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  • Bad Feelings in Public: Rhetoric, Affect, and Emotion
  • Erin J. Rand (bio)

affect, emotion, feeling, argument, feminism, queer, happiness, depression, anger

Depression: A Public Feeling. By Ann Cvetkovich. Durham, NC: Duke University Press, 2012; pp. xi + 278. $84.95 cloth; $23.95 paper.
Feminism and Affect at the Scene of Argument: Beyond the Trope of the Angry Feminist. By Barbara Tomlinson. Philadelphia, PA: Temple University Press, 2010; pp. viii + 279. $79.50 cloth; $30.95 paper.
The Promise of Happiness. By Sara Ahmed. Durham, NC: Duke University Press, 2010; pp. x + 315. $89.95 cloth; $24.95 paper.

The “affective turn” in academic discourse, often invoking potentiality and becoming, the body’s capacity to affect and be affected, and the vital forces and intensities that exceed linguistic capture, has by now taken root in a variety of disciplinary conversations and has been taken up toward innumerable ends.1 Both the development and the deployment of the affective turn has found especially fecund grounds in the work of feminist and queer scholars, in no small part because feminist and queer scholarship often highlights gendered, raced, and sexualized embodiment, [End Page 161] is attentive to the ways that the capacity to act is embedded within relations of power, and aims for the horizon of potentiality in unsettling the status quo. Thus, in order to think through the ways that affect and emotion operate in the rhetorical arenas of argument and public discourse, it is productive to do so through the specifically feminist and queer lenses provided by Sara Ahmed, Ann Cvetkovich, and Barbara Tomlinson. The texts reviewed here do not seek to reclaim certain histories of feeling as integral to particular identities or attempt to mobilize affect on behalf of activist causes2; rather, these authors deploy feminist and queer scholarship as critical perspectives to illuminate cultural formations that authorize, exclude, or otherwise discipline particular deployments of “bad” feelings—namely, anger, unhappiness, and depression—in public discourse.3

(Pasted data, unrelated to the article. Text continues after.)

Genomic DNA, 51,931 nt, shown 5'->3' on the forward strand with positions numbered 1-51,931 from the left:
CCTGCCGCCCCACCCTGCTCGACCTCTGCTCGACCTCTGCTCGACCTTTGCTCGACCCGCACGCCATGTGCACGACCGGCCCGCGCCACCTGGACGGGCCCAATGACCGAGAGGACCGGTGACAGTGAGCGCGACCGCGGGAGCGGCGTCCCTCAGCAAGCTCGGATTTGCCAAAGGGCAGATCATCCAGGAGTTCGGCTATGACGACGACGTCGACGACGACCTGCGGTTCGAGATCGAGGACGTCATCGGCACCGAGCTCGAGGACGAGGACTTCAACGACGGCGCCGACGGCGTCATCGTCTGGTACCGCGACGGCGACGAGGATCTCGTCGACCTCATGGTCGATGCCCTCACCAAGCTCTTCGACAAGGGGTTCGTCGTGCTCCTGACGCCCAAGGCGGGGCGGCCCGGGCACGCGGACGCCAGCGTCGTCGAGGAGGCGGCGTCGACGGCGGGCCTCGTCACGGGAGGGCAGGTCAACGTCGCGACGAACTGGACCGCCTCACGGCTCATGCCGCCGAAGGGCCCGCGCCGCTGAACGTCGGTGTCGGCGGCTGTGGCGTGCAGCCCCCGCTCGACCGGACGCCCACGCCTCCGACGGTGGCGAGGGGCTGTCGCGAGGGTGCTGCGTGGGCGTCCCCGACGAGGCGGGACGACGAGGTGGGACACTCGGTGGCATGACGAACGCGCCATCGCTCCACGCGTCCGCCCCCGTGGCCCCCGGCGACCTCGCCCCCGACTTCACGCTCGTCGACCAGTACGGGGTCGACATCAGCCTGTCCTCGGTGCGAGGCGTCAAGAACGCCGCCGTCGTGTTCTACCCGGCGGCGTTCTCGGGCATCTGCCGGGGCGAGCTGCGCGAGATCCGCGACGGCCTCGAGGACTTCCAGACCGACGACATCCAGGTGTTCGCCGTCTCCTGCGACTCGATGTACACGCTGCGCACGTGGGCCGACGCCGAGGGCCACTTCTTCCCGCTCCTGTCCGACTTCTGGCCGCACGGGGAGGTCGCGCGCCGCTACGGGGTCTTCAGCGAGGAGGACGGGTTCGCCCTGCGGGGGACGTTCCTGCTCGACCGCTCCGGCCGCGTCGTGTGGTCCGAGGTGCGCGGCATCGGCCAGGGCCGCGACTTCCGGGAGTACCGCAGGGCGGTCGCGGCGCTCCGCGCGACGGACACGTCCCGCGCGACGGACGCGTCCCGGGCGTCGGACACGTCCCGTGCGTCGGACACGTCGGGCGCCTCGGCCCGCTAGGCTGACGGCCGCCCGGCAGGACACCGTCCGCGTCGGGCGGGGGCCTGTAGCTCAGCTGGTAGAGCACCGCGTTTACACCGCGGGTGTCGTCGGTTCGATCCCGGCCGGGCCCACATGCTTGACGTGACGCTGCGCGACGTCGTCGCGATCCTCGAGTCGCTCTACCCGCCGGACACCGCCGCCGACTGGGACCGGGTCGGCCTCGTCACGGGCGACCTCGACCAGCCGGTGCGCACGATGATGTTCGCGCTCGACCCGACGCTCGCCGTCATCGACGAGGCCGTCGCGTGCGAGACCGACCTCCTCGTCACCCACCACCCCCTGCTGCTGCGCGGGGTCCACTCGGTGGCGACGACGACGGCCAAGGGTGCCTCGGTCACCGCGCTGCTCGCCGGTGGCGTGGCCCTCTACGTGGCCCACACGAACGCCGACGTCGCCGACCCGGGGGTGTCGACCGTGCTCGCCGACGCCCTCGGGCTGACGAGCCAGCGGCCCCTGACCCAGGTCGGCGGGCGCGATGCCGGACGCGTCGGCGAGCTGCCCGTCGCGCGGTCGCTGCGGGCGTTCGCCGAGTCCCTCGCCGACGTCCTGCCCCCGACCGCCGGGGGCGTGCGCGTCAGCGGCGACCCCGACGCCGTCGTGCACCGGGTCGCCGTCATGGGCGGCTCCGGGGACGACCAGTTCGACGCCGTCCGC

Although one of the preoccupations, or even one of the basic premises, of much work in affect theory is the distinction between affect and its close companion, emotion, none of these authors abide by this division. Tomlinson simply disregards it, choosing to define neither term explicitly, and using them somewhat interchangeably throughout her text. Ahmed addresses it head on, but seeks to deconstruct the binary nature of the relationship that is often posited: “I think that the distinction between affect/emotion can under-describe the work of emotions, which involve forms of intensity, bodily orientation, and direction that are not simply about ‘subjective content’ or qualification of intensity. Emotions are not ‘afterthoughts’ but shape how bodies are moved by the worlds they inhabit” (230 n.1).4 Cvetkovich muddies the waters even further, explaining that she uses affect in a generic sense, “as a category that encompasses affect, emotion, and feeling,” and that she also uses the term “feeling” to “span . . . the distinctions between emotion and affect central to some theories,” and because “it is intentionally imprecise, retaining the ambiguity between feelings as embodied sensations and feelings as psychic or cognitive experiences” (4). Thus, the very sense that we are making a “turn” toward a new conceptual apparatus is implicitly questioned; it is not so much the theoretical nomenclature of affect that is important or novel, these texts seem to suggest, but the recognition of its impact on public speech about issues such as depression, feminism, immigration, sexuality, and colonialism.

In the remainder of this review, I first take up Ahmed’s, Cvetkovich’s, and Tomlinson’s texts individually and on their own terms, and conclude by drawing them into conversation with one another, highlighting their collective [End Page 162] interventions in rhetoric’s affective turn. All three authors assemble archives of objects that have been previously devalued because of their association with domesticity or “bad feelings,” and pose a number of important questions about the relationships among affect and emotion, rhetoric and public discourse, and institutional and social structures of power. For instance, how are affect and emotion deployed to determine which arguments and which voices are heard and taken seriously? How do racism, sexism, heteronormativity, colonialism, and other forms of hegemony secure...


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